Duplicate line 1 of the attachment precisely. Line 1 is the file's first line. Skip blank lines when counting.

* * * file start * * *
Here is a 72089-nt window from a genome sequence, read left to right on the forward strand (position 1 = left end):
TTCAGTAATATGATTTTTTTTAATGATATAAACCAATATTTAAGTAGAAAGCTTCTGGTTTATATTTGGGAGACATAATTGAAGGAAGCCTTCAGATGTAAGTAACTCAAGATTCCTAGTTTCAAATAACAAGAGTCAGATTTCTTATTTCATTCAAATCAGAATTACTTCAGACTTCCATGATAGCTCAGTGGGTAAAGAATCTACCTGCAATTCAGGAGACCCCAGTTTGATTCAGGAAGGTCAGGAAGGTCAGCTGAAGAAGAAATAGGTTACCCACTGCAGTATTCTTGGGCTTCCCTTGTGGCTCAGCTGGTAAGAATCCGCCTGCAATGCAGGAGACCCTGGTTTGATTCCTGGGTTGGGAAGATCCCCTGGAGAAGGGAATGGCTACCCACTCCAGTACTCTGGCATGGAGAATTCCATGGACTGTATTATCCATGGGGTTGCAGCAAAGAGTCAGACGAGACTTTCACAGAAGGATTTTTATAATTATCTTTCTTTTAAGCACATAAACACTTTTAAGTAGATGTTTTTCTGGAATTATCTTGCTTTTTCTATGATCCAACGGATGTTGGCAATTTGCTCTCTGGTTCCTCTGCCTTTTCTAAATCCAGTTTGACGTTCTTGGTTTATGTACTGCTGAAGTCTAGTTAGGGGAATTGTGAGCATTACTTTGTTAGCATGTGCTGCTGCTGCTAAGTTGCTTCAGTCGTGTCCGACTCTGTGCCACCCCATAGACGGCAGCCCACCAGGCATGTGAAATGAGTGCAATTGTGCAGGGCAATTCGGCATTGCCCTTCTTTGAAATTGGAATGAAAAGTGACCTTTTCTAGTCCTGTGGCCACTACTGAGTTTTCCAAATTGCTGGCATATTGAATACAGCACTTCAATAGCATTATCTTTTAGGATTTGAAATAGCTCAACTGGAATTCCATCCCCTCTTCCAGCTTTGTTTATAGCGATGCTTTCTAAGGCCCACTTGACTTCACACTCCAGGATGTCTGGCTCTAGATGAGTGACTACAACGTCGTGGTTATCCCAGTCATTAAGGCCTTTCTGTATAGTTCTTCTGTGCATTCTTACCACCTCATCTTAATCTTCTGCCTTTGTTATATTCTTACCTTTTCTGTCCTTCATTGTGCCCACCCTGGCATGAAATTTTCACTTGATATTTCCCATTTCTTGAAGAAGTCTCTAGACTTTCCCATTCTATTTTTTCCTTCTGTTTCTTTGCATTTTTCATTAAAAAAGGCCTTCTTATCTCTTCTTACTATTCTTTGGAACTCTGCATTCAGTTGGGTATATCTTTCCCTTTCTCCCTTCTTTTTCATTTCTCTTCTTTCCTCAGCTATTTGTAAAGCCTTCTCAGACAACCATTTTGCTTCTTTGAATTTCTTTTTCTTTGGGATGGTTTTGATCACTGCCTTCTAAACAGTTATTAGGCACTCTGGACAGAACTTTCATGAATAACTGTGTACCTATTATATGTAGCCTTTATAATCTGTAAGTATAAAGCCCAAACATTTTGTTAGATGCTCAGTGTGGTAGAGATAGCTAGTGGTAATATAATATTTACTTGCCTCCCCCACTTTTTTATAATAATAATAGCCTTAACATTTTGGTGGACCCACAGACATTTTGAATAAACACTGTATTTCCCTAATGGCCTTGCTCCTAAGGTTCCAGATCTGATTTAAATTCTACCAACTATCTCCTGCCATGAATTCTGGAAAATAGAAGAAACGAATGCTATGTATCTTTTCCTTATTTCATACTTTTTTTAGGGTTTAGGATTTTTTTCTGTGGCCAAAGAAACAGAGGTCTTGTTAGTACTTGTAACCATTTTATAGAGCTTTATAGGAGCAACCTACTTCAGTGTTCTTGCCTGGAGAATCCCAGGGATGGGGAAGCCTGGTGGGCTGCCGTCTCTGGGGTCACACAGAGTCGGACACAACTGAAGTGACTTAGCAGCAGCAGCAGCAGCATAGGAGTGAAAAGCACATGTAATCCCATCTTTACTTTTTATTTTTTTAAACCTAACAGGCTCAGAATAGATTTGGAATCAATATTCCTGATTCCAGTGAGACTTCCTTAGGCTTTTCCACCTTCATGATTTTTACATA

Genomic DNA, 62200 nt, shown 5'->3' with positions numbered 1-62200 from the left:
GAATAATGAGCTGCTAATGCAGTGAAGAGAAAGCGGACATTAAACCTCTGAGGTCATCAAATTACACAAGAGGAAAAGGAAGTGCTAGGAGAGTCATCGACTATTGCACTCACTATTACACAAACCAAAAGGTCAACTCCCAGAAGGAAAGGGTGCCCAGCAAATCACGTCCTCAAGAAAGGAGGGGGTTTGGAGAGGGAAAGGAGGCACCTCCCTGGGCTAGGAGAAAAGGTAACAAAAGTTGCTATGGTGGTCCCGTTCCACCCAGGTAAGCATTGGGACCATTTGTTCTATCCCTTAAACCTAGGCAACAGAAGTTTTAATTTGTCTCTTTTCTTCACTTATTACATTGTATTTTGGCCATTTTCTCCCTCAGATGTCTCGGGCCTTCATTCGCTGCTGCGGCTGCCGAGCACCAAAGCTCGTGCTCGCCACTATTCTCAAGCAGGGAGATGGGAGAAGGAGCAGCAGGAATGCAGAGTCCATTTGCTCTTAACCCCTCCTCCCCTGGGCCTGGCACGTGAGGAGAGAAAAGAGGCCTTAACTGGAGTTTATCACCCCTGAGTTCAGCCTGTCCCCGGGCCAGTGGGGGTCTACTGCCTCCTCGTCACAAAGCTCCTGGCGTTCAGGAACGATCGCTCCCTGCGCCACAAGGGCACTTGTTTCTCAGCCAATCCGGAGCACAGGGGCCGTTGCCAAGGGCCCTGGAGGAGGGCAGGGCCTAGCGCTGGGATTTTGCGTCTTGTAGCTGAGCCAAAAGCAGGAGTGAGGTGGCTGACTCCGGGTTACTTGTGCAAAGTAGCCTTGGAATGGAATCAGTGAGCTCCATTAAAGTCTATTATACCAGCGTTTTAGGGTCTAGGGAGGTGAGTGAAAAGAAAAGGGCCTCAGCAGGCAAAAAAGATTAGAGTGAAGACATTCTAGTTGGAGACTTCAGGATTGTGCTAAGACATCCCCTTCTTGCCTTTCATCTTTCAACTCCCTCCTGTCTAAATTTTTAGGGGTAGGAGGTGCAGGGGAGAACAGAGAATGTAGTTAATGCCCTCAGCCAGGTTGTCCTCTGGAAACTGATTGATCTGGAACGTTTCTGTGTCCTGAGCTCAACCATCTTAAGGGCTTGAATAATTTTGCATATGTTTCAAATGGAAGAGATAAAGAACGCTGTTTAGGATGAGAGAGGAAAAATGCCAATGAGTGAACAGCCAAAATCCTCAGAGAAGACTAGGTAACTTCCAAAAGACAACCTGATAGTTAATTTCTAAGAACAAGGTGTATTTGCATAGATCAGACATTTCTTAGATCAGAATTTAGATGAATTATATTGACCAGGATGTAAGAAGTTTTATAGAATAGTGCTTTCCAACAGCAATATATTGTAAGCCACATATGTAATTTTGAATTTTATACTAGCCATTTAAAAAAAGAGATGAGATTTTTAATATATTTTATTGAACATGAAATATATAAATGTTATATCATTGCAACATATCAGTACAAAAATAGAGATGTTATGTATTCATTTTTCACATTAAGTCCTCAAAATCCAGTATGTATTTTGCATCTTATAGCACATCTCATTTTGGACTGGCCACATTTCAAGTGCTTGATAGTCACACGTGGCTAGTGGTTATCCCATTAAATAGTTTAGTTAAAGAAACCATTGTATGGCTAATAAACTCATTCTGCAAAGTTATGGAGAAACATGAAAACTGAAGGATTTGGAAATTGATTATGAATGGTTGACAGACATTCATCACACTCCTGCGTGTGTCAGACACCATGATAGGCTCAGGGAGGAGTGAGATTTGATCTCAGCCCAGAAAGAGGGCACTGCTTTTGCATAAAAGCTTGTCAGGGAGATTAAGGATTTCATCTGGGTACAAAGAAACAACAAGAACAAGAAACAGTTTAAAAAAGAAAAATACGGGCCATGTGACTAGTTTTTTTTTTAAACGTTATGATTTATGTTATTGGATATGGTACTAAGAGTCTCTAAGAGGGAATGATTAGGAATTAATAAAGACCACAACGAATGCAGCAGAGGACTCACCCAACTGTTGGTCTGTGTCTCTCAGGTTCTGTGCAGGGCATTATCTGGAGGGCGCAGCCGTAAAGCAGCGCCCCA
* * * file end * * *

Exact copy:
Here is a 72089-nt window from a genome sequence, read left to right on the forward strand (position 1 = left end):